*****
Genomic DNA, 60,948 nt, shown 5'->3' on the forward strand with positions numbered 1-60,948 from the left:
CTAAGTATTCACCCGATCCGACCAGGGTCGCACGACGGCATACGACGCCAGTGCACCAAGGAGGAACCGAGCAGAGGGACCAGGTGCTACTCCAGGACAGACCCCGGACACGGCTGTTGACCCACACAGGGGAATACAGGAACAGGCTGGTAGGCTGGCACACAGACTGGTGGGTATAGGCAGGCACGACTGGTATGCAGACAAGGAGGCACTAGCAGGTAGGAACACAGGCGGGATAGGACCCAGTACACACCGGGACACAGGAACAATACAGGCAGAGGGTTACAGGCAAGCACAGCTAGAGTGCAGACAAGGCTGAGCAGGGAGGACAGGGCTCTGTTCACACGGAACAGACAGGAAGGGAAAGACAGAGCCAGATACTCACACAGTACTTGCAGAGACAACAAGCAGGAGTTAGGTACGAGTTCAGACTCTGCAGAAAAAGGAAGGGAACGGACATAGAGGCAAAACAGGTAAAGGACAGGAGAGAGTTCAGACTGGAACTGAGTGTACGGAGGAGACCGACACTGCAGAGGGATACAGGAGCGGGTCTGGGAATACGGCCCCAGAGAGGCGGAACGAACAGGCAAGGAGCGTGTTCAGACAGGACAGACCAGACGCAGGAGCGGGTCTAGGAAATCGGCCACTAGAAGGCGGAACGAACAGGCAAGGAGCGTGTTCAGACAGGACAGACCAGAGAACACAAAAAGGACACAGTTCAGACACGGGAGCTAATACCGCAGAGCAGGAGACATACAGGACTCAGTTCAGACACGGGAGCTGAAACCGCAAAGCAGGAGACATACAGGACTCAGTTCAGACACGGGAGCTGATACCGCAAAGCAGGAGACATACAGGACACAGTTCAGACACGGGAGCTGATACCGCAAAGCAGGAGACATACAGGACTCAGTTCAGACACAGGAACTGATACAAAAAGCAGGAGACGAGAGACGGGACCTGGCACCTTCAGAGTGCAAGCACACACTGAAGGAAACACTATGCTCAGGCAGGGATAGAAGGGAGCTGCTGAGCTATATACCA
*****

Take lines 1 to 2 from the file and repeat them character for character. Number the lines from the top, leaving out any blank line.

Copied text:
Genomic DNA, 60,948 nt, shown 5'->3' on the forward strand with positions numbered 1-60,948 from the left:
CTAAGTATTCACCCGATCCGACCAGGGTCGCACGACGGCATACGACGCCAGTGCACCAAGGAGGAACCGAGCAGAGGGACCAGGTGCTACTCCAGGACAGACCCCGGACACGGCTGTTGACCCACACAGGGGAATACAGGAACAGGCTGGTAGGCTGGCACACAGACTGGTGGGTATAGGCAGGCACGACTGGTATGCAGACAAGGAGGCACTAGCAGGTAGGAACACAGGCGGGATAGGACCCAGTACACACCGGGACACAGGAACAATACAGGCAGAGGGTTACAGGCAAGCACAGCTAGAGTGCAGACAAGGCTGAGCAGGGAGGACAGGGCTCTGTTCACACGGAACAGACAGGAAGGGAAAGACAGAGCCAGATACTCACACAGTACTTGCAGAGACAACAAGCAGGAGTTAGGTACGAGTTCAGACTCTGCAGAAAAAGGAAGGGAACGGACATAGAGGCAAAACAGGTAAAGGACAGGAGAGAGTTCAGACTGGAACTGAGTGTACGGAGGAGACCGACACTGCAGAGGGATACAGGAGCGGGTCTGGGAATACGGCCCCAGAGAGGCGGAACGAACAGGCAAGGAGCGTGTTCAGACAGGACAGACCAGACGCAGGAGCGGGTCTAGGAAATCGGCCACTAGAAGGCGGAACGAACAGGCAAGGAGCGTGTTCAGACAGGACAGACCAGAGAACACAAAAAGGACACAGTTCAGACACGGGAGCTAATACCGCAGAGCAGGAGACATACAGGACTCAGTTCAGACACGGGAGCTGAAACCGCAAAGCAGGAGACATACAGGACTCAGTTCAGACACGGGAGCTGATACCGCAAAGCAGGAGACATACAGGACACAGTTCAGACACGGGAGCTGATACCGCAAAGCAGGAGACATACAGGACTCAGTTCAGACACAGGAACTGATACAAAAAGCAGGAGACGAGAGACGGGACCTGGCACCTTCAGAGTGCAAGCACACACTGAAGGAAACACTATGCTCAGGCAGGGATAGAAGGGAGCTGCTGAGCTATATACCA